As the feeding tube was being reclassified as a form of medical treatment, the customary practice of care for PVS patients was also being reassessed. In 1989, the American Academy of Neurology (AAN) adopted a new “standard of medical care” for patients and their surrogates concerning the uncertainties of the long-term prognosis of PVS patients. The AAN stated there was no medical or ethical reason that feeding tubes could not be withheld or withdrawn from PVS patients.
These fundamental changes related to the care of PVS patients opened the floodgates to having their feeding tubes either withdrawn or denied, thereby starving and dehydrating these vulnerable people to death.
Adding to these developments is the broad reach of the federal government through Medicare/Medicaid and private insurers, hospitals, surgery centers, and nursing facilities.
Each is increasingly focused on cost containment and de facto healthcare rationing that seizes upon any justification to stop care for long-term or particularly costly patients.
How does this all impact the PVS-diagnosed brain-injured patient? Typically, once PVS has been determined—generally within the first few weeks after a brain injury—there are two likely scenarios. In the first, the family will be informed that there is no chance of any “meaningful” improvement. (Incredibly, families are often unaware that PVS is often misdiagnosed because it’s solely up to the examining physician’s subjective discretion.) Subsequently, the patient’s insurer (if they have insurance) is notified, and their insurance ceases.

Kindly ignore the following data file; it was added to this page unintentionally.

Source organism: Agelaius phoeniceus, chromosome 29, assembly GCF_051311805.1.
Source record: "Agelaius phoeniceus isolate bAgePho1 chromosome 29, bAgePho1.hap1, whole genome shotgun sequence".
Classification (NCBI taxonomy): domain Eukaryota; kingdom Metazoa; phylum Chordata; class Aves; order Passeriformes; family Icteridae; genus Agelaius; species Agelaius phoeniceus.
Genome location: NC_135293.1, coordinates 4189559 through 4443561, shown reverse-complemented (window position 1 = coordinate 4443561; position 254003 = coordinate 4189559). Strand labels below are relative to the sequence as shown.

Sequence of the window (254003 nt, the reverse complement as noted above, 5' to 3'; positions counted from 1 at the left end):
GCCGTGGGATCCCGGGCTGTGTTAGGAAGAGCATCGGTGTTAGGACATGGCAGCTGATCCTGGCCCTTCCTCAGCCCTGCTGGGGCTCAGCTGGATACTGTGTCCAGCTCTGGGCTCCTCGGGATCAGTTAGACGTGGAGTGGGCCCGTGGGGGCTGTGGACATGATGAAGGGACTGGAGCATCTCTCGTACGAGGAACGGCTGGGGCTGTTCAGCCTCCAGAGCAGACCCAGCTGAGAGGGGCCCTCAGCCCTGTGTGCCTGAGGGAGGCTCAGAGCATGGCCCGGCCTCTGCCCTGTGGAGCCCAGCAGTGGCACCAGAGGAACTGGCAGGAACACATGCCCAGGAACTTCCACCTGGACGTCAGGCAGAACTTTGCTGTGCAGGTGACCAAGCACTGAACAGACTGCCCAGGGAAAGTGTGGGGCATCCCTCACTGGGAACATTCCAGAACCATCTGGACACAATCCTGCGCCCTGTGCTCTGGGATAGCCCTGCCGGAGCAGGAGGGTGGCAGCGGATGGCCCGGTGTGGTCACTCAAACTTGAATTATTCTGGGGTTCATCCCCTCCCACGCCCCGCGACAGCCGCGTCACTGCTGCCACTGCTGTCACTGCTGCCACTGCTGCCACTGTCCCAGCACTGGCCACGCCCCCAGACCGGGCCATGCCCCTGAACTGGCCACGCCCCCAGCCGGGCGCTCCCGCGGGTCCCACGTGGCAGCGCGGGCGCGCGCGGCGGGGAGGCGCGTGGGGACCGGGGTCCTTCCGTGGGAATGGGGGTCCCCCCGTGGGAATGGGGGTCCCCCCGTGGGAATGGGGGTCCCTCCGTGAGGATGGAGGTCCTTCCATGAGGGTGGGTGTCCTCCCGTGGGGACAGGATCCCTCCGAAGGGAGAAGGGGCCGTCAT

This has the effect of eliminating any chance of rehabilitative therapies for the patient. The treating physician will then either try to convince or pressure the family—by appealing to the “patient’s best interest”—to remove their loved one’s feeding tube.
The second scenario is that the family wants to continue care. In that case, they are afforded no due process against denial of treatment, no protection from euthanasia as a form of care, no right to food and water, no presumption of the will to live, and no access to rehabilitative care.
Therefore, the family must take their loved one home or find a long-term care facility. Unfortunately, once they do, without having the resources to fund rehabilitation, their loved one will most likely languish there for the rest of their life.
Despite their brokenness, families recognize the value and God-given dignity in their loved ones and are drawn to wanting to love and take care of them. However, too many physicians embrace a nihilistic worldview, judging patients by their utility, and using a highly questionable medical diagnoses to camouflage their paternalistic decisions to impose death. And there’s essentially nothing that can be done to stop them.
Amnesty International vehemently advocates abolishing the death penalty stating:
It is irreversible and mistakes happen. Execution is the ultimate, irrevocable punishment: the risk of executing an innocent person can never be eliminated.
And what about the innocent brain-injured person, sitting on their own death row?